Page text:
Woman sues second national chain over junk mail

A woman with a lawsuit against Michaels for allegedly using her Zip code to find out where she lived and bombard her with junk mail this week filed a similar lawsuit against Bed Bath and Beyond.

Melissa Tyler is seeking more than $5 million in a class-action suit, charging the way the chain collects and uses Zip codes from customers violates Massachusetts consumer-privacy laws.

Earlier this month, the Supreme Judicial Court - the state's highest - agreed with Tyler's basic contention that in an era of data mining, Zip codes were enough "personal identification information" to bar retailers from requiring them for credit-card purchases.

Because Tyler filed her lawsuit in federal court, the opinion does not mean Tyler automatically collects. However, the SJC considered the issue at the request of the federal judge hearing Tyler's case.

Within days of the SJC opinion, a second person sued Michaels over the same issue, also for more than $5 million.



    Free tagging: 



    I'm not sure how either of these suits will progress. If you voluntarily give up your zip code, then accuse them of violating your privacy? You can say "no" when they ask?

    Plus, BBB pretty much emails everyone, so how will she prove they sent fliers to her and no one else in her zip code?


    I get a BBB flyer about once a month

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    - even though the only times I've shopped there I paid with cash and didn't give my Zip Code. If that frequency constitutes being "inundated" with junk mail, then there's something seriously wrong with the legal system.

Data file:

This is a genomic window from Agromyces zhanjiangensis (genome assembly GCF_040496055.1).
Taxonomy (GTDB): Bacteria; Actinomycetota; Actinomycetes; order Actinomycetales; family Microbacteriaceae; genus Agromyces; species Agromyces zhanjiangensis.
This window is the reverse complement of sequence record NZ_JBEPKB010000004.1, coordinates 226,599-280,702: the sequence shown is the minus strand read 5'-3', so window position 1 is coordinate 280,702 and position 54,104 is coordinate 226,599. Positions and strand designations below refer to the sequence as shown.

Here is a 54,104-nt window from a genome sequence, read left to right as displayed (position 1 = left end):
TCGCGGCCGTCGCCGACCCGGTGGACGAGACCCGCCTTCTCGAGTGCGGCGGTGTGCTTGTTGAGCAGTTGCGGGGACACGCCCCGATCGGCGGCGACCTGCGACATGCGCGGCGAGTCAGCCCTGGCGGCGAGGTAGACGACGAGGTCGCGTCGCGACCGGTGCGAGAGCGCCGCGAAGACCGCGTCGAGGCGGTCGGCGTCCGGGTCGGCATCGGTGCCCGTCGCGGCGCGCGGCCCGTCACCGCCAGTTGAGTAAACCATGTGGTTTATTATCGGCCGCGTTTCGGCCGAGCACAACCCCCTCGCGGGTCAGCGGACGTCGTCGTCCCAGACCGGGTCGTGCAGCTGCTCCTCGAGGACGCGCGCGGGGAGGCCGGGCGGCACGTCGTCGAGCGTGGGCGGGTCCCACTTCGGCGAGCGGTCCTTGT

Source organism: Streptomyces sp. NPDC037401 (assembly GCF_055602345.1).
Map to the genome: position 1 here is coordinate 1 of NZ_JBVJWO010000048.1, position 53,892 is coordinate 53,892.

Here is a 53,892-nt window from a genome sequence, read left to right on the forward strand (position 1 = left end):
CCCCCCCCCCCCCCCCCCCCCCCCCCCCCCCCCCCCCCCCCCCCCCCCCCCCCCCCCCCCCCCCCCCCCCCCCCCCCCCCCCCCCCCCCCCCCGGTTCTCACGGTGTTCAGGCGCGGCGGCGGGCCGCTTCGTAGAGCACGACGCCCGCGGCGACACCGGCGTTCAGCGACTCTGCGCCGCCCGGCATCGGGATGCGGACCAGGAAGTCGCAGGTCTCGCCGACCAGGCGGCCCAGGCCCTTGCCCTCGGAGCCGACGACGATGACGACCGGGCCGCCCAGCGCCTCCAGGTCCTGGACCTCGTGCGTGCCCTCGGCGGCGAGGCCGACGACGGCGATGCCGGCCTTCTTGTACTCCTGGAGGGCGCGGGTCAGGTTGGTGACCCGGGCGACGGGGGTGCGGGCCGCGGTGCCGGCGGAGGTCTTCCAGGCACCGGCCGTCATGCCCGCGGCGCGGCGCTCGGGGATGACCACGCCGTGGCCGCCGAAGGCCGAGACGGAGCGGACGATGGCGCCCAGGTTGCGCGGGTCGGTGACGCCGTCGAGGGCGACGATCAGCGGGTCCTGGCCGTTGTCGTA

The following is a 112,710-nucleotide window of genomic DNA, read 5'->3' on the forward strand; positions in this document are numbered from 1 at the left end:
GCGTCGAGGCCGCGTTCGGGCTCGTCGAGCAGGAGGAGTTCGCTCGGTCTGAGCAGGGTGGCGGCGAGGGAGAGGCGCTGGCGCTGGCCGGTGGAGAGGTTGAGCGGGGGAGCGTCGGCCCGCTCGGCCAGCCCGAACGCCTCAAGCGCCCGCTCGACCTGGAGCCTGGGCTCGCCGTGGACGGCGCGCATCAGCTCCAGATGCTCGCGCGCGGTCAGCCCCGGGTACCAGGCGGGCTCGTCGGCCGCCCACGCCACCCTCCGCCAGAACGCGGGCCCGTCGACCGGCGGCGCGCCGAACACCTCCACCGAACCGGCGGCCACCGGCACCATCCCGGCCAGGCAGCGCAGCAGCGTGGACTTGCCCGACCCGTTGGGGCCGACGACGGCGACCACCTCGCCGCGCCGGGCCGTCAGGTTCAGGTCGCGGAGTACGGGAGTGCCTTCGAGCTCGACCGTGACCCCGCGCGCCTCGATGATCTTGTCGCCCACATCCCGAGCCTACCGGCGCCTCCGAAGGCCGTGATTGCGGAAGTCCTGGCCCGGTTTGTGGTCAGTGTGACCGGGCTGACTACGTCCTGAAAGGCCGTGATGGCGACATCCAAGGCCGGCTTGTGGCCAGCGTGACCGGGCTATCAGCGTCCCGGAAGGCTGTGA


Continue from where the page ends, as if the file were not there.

Oh wait, the fact this case is actually being considered already proves that.


    I wonder if the plaintiff ever used any of the pretty decent coupons that generally come with those flyers, too. If so, I hope BBB can prove it and use it to get her case tossed.


    Driving Up Costs

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    This woman and her two cases (and the other person and their new case) are a prime example of how lawsuits drive up the cost of everything. $5 million suit for receiving junk mail!

    Bet we wouldn't have this if we had a loser pays provision in civil law. Puts a stop to these overinflated lawsuits brought by individuals and their slimy lawyers.

    We should also eliminate

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    punitive damages. If the plaintiff wins the case, pay legitmate costs incurred for legal and medical bills and the like. But just say no to the unjustified lottery payouts.

    And the minor inconvenience of having to throw out junk mail (which everyone I know receives) in no way justifies a $5 million handout.


    It's obviously not about the junk mail

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    The junk mail is not the problem; the junk mail is merely a symptom of the problem. The problem is that the business is, without the customer's consent, obtaining and storing and using personal information about the customer. The business is knowingly breaking the law; the law gives the customer the right to recover significant damages; I see no problem with that.

    The junk mail is like muddy footprints: If someone breaks into my house, and the muddy footprints he leaves allows the police to identify him, and if I sue him for $100,000 damages because I don't particularly like having my house broken into, would you be saying "Hey, $100,000 is a lot to pay for the inconvenience of mopping up some mud?"

    Instead, eliminate breaking the law

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    Because THAT is what this is about.

    Large corporations breaking the law and getting away with it.

    All your "eliminate this or that" whining talking points from Glen Beck et al does is make it EASIER TO BREAK THE LAW AND GET AWAY WITH IT.

    Aiding and abetting criminals - that's what your "ideas" are all about.


    Meanwhile how many federal

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    Meanwhile how many federal employees haven't paid their taxes? Laws are for the little people m-kay....

    I've neve shopped at BBB

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    and I get lots of junk mail from them. How can she prove it was from her zip code?